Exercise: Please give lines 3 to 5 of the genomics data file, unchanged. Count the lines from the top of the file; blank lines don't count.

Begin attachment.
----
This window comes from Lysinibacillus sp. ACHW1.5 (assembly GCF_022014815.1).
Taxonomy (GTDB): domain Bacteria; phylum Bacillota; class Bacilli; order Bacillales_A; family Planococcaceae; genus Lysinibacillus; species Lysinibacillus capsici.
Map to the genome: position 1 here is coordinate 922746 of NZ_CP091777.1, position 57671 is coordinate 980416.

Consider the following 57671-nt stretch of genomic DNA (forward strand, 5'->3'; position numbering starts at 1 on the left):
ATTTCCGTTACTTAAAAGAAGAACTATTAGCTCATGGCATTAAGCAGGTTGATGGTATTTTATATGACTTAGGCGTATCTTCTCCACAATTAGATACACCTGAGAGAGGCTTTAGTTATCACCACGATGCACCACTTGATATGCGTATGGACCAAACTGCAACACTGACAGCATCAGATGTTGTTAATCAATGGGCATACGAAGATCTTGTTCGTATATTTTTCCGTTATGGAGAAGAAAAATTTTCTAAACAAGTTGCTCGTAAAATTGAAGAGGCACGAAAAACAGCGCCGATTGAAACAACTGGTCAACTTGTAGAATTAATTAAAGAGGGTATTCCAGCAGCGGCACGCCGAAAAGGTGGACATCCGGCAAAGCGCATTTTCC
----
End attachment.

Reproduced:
Map to the genome: position 1 here is coordinate 922746 of NZ_CP091777.1, position 57671 is coordinate 980416.

Consider the following 57671-nt stretch of genomic DNA (forward strand, 5'->3'; position numbering starts at 1 on the left):
ATTTCCGTTACTTAAAAGAAGAACTATTAGCTCATGGCATTAAGCAGGTTGATGGTATTTTATATGACTTAGGCGTATCTTCTCCACAATTAGATACACCTGAGAGAGGCTTTAGTTATCACCACGATGCACCACTTGATATGCGTATGGACCAAACTGCAACACTGACAGCATCAGATGTTGTTAATCAATGGGCATACGAAGATCTTGTTCGTATATTTTTCCGTTATGGAGAAGAAAAATTTTCTAAACAAGTTGCTCGTAAAATTGAAGAGGCACGAAAAACAGCGCCGATTGAAACAACTGGTCAACTTGTAGAATTAATTAAAGAGGGTATTCCAGCAGCGGCACGCCGAAAAGGTGGACATCCGGCAAAGCGCATTTTCC